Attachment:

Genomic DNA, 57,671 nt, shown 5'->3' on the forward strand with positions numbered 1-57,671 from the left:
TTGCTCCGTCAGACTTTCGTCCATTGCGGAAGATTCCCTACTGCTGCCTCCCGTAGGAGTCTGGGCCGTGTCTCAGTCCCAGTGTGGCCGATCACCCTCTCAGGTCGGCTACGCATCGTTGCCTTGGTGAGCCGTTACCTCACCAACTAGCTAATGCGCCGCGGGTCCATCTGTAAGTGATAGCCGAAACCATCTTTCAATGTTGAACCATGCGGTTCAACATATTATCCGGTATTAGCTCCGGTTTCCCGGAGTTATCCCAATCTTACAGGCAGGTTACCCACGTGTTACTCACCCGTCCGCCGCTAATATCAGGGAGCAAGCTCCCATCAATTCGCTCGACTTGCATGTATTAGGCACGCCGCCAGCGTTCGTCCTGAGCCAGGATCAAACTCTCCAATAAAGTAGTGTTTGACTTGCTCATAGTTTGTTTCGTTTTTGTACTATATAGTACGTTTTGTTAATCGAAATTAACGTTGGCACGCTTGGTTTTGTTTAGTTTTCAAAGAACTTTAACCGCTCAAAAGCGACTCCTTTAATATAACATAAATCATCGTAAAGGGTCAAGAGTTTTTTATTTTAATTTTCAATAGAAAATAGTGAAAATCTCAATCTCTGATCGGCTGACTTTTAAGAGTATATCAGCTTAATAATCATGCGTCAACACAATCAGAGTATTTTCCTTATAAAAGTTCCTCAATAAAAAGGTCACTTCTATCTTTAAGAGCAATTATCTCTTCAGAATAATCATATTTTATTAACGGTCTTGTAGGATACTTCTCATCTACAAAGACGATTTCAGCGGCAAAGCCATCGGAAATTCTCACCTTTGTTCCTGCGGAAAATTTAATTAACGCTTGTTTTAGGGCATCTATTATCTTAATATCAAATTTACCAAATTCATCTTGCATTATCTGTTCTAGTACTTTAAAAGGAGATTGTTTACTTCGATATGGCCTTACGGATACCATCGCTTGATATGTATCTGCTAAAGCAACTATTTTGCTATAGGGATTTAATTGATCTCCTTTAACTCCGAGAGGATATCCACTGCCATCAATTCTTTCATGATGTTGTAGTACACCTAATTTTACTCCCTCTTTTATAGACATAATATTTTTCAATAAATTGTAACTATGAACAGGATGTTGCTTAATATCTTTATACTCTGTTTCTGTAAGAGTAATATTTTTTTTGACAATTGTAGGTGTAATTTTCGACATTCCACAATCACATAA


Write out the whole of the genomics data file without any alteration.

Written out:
Genomic DNA, 57,671 nt, shown 5'->3' on the forward strand with positions numbered 1-57,671 from the left:
TTGCTCCGTCAGACTTTCGTCCATTGCGGAAGATTCCCTACTGCTGCCTCCCGTAGGAGTCTGGGCCGTGTCTCAGTCCCAGTGTGGCCGATCACCCTCTCAGGTCGGCTACGCATCGTTGCCTTGGTGAGCCGTTACCTCACCAACTAGCTAATGCGCCGCGGGTCCATCTGTAAGTGATAGCCGAAACCATCTTTCAATGTTGAACCATGCGGTTCAACATATTATCCGGTATTAGCTCCGGTTTCCCGGAGTTATCCCAATCTTACAGGCAGGTTACCCACGTGTTACTCACCCGTCCGCCGCTAATATCAGGGAGCAAGCTCCCATCAATTCGCTCGACTTGCATGTATTAGGCACGCCGCCAGCGTTCGTCCTGAGCCAGGATCAAACTCTCCAATAAAGTAGTGTTTGACTTGCTCATAGTTTGTTTCGTTTTTGTACTATATAGTACGTTTTGTTAATCGAAATTAACGTTGGCACGCTTGGTTTTGTTTAGTTTTCAAAGAACTTTAACCGCTCAAAAGCGACTCCTTTAATATAACATAAATCATCGTAAAGGGTCAAGAGTTTTTTATTTTAATTTTCAATAGAAAATAGTGAAAATCTCAATCTCTGATCGGCTGACTTTTAAGAGTATATCAGCTTAATAATCATGCGTCAACACAATCAGAGTATTTTCCTTATAAAAGTTCCTCAATAAAAAGGTCACTTCTATCTTTAAGAGCAATTATCTCTTCAGAATAATCATATTTTATTAACGGTCTTGTAGGATACTTCTCATCTACAAAGACGATTTCAGCGGCAAAGCCATCGGAAATTCTCACCTTTGTTCCTGCGGAAAATTTAATTAACGCTTGTTTTAGGGCATCTATTATCTTAATATCAAATTTACCAAATTCATCTTGCATTATCTGTTCTAGTACTTTAAAAGGAGATTGTTTACTTCGATATGGCCTTACGGATACCATCGCTTGATATGTATCTGCTAAAGCAACTATTTTGCTATAGGGATTTAATTGATCTCCTTTAACTCCGAGAGGATATCCACTGCCATCAATTCTTTCATGATGTTGTAGTACACCTAATTTTACTCCCTCTTTTATAGACATAATATTTTTCAATAAATTGTAACTATGAACAGGATGTTGCTTAATATCTTTATACTCTGTTTCTGTAAGAGTAATATTTTTTTTGACAATTGTAGGTGTAATTTTCGACATTCCACAATCACATAA